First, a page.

Nearly six years after its discovery by the ATLAS and CMS experiments at the Large Hadron Collider (LHC) at CERN, the Higgs boson remains in the spotlight at particle physics conferences.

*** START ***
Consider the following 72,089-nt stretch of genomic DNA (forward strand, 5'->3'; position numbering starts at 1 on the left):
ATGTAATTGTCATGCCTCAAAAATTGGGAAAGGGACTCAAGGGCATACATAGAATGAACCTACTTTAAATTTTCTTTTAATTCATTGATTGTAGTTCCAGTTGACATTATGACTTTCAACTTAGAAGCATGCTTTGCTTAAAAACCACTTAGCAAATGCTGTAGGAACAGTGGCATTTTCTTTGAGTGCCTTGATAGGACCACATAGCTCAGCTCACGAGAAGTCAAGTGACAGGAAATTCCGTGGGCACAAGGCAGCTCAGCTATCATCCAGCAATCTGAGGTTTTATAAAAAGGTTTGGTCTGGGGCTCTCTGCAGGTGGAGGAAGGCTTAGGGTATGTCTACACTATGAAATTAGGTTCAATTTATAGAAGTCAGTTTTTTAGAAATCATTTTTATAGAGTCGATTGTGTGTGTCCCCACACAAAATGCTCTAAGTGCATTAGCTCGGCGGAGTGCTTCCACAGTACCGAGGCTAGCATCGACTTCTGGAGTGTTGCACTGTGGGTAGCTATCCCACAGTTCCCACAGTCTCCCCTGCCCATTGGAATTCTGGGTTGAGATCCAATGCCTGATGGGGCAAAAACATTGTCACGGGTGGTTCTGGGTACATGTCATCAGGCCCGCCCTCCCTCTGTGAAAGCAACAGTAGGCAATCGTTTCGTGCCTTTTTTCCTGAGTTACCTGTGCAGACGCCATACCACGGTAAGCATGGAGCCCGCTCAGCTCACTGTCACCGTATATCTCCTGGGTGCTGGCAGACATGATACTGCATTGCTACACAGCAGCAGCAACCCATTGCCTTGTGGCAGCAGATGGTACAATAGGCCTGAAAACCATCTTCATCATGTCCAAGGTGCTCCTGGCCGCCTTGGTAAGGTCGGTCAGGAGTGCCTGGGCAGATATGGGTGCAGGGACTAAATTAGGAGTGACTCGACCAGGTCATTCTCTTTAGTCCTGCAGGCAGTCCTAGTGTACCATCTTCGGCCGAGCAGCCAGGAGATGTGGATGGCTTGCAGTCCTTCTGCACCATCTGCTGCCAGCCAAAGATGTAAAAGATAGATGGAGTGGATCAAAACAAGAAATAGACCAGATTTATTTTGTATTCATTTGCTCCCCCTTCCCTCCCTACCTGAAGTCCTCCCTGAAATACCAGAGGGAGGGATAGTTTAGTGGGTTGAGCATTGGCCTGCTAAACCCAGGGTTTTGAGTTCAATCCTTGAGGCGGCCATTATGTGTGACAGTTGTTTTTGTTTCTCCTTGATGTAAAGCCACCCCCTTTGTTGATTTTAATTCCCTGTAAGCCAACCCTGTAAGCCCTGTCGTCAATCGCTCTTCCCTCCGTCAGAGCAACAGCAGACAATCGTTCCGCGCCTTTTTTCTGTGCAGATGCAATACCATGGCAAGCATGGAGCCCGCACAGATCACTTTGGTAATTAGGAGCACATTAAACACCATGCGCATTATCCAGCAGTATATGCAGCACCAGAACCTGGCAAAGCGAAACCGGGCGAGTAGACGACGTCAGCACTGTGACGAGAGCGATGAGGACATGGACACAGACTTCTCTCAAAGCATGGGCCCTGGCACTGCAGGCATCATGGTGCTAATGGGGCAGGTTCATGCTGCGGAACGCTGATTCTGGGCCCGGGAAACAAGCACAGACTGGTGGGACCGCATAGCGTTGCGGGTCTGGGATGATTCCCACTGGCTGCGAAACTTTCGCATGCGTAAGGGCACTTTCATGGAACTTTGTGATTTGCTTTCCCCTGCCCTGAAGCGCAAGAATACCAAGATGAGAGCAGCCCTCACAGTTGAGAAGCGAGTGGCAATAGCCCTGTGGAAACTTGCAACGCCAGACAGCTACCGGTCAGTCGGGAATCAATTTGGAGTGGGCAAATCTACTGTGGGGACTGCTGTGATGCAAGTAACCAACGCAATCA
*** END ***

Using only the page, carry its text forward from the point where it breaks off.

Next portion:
Nearly six years after its discovery by the ATLAS and CMS experiments at the Large Hadron Collider (LHC) at CERN, the Higgs boson remains in the spotlight at particle physics conferences. At the 53rd annual Rencontres de Moriond conference taking place between 10 and 24 March 2018 in La Thuile in the Aosta Valley in Italy, ATLAS and CMS have unveiled a suite of new measurements of the properties of the scalar boson associated with the Brout-Englert-Higgs field. These results come from the examination of data from proton-proton collisions at an energy of 13 TeV that the LHC delivered in 2015 and 2016. The data sets used by ATLAS and CMS each contained around two million Higgs bosons, of which around 10,000 were readily accessible to the detectors.Since all elementary particles gain their respective masses through interactions with the Brout-Englert-Higgs field, studying how these particles interact with the Higgs boson itself is of the utmost importance. CMS and ATLAS studied the various processes through which the Higgs bosons are produced in proton-proton collisions and the different transformations they subsequently undergo. Their experimental observations demonstrated good agreement with the theoretical predictions from the Standard Model of particle physics.